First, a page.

Cycle-detection algorithm? 
Author Message
 Cycle-detection algorithm?

I'm working through SICP in my spare time to learn some things about
programming, and came across the following exercise:

3.19 Write a procedure that determines, _in_constant_space_, whether a
given list structure contains a cycle.

This is easy to do in nonconstant space (just keep track of all the
pairs along your path, and see whether you run into one you've seen
before) -- in fact, this is exercise 3.18.  I came up with an idea
that runs in _almost_ constant space, namely encoding the chain of
`car' and `cdr' followed by a path into a large integer (2^n for a
`cdr' in the nth place) -- but this doesn't seem to be "real" constant
space to me.

Maybe this is more an algorithms question than a Scheme question (it's
not a homework question!) so could anyone point me to a reference for
an algorithm which does the trick in constant space?  I'm a math
student only recently interested in CS, and I don't know much about
algorithms -- the one reference I checked (Sedgewick's "Algorithms in
Modula-3") wasn't any help.

Thank you...

Christopher Jeris               University of Chicago Math:



Fri, 07 Aug 1998 03:00:00 GMT  
 Cycle-detection algorithm?

: I'm working through SICP in my spare time to learn some things about
: programming, and came across the following exercise:
:
: 3.19 Write a procedure that determines, _in_constant_space_, whether a
: given list structure contains a cycle.

Check Knuth's volumes for "pointer reversal", most probably in volume 3.
My memory fades beyond this bit of trivia, but I think this is the kind
of approach you need to look into.
--
Antoun (Tony) Kanawati

http://www.{*filter*}com.net/~tonyk/



Fri, 07 Aug 1998 03:00:00 GMT  
 Cycle-detection algorithm?

t> Check Knuth's volumes for "pointer reversal", most probably in
t> volume 3.

This is not a constant-space solution; it relies on using the stack to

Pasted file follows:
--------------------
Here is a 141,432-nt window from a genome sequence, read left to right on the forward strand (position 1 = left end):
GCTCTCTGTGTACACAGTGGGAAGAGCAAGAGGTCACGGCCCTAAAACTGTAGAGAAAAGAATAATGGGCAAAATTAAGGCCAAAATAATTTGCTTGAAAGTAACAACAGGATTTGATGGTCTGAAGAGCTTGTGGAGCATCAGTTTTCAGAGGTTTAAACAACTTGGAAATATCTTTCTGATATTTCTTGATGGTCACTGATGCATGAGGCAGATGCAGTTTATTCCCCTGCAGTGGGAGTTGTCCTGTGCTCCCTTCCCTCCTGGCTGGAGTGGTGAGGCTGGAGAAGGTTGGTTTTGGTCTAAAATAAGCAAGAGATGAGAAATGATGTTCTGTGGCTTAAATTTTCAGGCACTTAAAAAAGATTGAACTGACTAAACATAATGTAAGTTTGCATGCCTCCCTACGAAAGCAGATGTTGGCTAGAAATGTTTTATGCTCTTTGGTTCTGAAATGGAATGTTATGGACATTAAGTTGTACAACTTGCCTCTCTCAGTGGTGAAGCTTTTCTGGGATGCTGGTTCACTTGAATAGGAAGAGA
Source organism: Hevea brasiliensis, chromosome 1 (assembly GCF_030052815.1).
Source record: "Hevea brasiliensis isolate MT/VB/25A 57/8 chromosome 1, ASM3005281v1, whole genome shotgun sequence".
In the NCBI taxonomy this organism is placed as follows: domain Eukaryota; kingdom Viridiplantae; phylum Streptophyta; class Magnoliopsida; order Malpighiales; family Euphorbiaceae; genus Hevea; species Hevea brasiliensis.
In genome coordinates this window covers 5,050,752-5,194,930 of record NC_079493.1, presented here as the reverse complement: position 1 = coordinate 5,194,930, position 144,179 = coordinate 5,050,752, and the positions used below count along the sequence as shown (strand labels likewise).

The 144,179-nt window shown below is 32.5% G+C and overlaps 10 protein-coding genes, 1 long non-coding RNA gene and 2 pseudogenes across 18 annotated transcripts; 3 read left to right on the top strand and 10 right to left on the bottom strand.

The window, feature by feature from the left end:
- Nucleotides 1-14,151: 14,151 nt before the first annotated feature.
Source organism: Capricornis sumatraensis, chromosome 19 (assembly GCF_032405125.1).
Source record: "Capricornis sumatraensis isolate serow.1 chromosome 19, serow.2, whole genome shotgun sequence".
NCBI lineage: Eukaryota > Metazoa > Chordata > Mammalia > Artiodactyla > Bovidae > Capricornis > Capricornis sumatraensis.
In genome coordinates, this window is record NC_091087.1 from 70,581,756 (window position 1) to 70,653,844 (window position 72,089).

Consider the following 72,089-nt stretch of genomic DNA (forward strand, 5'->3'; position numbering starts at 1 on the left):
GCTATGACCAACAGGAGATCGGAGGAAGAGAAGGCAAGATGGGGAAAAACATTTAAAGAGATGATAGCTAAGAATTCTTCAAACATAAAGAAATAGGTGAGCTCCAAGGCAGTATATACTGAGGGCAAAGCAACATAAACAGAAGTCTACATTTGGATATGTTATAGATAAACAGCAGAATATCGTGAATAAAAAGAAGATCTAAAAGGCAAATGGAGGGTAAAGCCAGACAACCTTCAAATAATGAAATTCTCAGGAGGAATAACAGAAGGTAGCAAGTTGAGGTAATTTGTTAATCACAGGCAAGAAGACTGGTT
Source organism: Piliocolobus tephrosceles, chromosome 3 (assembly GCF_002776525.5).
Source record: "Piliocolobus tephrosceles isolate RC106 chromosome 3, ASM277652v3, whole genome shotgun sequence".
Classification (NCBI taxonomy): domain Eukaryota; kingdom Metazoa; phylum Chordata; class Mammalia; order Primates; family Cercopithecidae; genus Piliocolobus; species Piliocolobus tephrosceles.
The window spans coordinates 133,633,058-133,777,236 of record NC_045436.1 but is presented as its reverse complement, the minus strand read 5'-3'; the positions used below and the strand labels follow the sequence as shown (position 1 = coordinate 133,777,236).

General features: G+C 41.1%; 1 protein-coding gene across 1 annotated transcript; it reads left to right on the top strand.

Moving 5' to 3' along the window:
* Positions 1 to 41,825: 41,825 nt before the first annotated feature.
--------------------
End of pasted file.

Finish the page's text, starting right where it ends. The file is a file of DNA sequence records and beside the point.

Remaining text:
maintain old pointers.  At least, it does if you want to put your
structure back together again once you're done (and if you don't, then
you're cheating).

The constant-space solution makes use of the tortoise-and-hare
algorithm, and can easily be derived from the name of the algorithm
alone.

        <b
--
Let us pray:





Fri, 07 Aug 1998 03:00:00 GMT  
 Cycle-detection algorithm?

Quote:

>3.19 Write a procedure that determines, _in_constant_space_, whether a
>given list structure contains a cycle.

here's a hint:  all you need are two pointers that initially point to
the first cons cell of the list.  using a loop, advance each pointer
to visit successive elements of the list, but advance each pointer at
a different "speed".

hope this helps.

-- Eugene



Fri, 07 Aug 1998 03:00:00 GMT  
 Cycle-detection algorithm?
Well, well..

Start by using two pointers; ptr1 & ptr2.

Implement the following algorithm:
*Send ptr1 forward one step
*Check for equality.
*Send both ptr1 and ptr2 forward one step.
*Check for equality.
Loop

Incidentally this was a question on an exam
a couple of years ago. (I'm also a student at
RIT, the Royal Institute of Technology in
Stockholm, Sweden) I implemented a more
complicated version of the above scheme that
used an array (fixed size) of pointers, each
with a step-size. I didn't get any points
because the guy who corrected my exam didn't
understand what I was trying to do.
Ah, well... that's life.

Btw. I'm curious if an algorithm using an
array of different step-size pointers would
(on average) find the cycle faster than the
two-pointer method. That was the purpose of
my algorithm, but I never got around to try
and prove it. (never liked Ordo that much :))

/Joachim

--
Reporter <to Mahatma Gandhi>: Mr. Gandhi, what do you think
        of Western civilization ?
Gandhi: I think it would be a good idea.



Fri, 07 Aug 1998 03:00:00 GMT  
 Cycle-detection algorithm?
Thanks to all who responded, for putting up with my silly elementary
questions.  The consensus answer was to use two pointers, one moving faster
than the other, and see when they collide.  This works easily for lists
which are known to be linear or cyclic.  For general list structures the
answer is not quite so clear, but I think "two pointers" was the idea I
needed.  Thank you!

Christopher Jeris               University of Chicago Math:



Fri, 07 Aug 1998 03:00:00 GMT  
 Cycle-detection algorithm?

Quote:

> Thanks to all who responded, for putting up with my silly elementary
> questions.  The consensus answer was to use two pointers, one moving faster